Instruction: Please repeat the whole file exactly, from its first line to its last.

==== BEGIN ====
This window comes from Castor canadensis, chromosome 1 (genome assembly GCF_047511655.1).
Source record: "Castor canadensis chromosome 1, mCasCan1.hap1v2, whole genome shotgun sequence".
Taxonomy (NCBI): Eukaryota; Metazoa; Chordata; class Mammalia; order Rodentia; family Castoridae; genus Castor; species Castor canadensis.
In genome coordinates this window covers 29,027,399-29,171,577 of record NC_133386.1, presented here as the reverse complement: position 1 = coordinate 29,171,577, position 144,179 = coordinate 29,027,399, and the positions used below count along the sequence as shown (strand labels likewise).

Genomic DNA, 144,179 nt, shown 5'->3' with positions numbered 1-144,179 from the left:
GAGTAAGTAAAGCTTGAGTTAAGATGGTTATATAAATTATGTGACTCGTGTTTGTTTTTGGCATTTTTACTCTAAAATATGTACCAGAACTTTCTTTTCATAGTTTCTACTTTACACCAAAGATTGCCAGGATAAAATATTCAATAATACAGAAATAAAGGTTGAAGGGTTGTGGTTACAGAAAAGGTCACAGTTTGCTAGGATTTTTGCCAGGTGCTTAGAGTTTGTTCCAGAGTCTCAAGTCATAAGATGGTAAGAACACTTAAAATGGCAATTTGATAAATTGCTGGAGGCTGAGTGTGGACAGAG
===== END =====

This window comes from Castor canadensis, chromosome 1 (genome assembly GCF_047511655.1).
Source record: "Castor canadensis chromosome 1, mCasCan1.hap1v2, whole genome shotgun sequence".
Taxonomy (NCBI): Eukaryota; Metazoa; Chordata; class Mammalia; order Rodentia; family Castoridae; genus Castor; species Castor canadensis.
In genome coordinates this window covers 29,027,399-29,171,577 of record NC_133386.1, presented here as the reverse complement: position 1 = coordinate 29,171,577, position 144,179 = coordinate 29,027,399, and the positions used below count along the sequence as shown (strand labels likewise).

Genomic DNA, 144,179 nt, shown 5'->3' with positions numbered 1-144,179 from the left:
GAGTAAGTAAAGCTTGAGTTAAGATGGTTATATAAATTATGTGACTCGTGTTTGTTTTTGGCATTTTTACTCTAAAATATGTACCAGAACTTTCTTTTCATAGTTTCTACTTTACACCAAAGATTGCCAGGATAAAATATTCAATAATACAGAAATAAAGGTTGAAGGGTTGTGGTTACAGAAAAGGTCACAGTTTGCTAGGATTTTTGCCAGGTGCTTAGAGTTTGTTCCAGAGTCTCAAGTCATAAGATGGTAAGAACACTTAAAATGGCAATTTGATAAATTGCTGGAGGCTGAGTGTGGACAGAG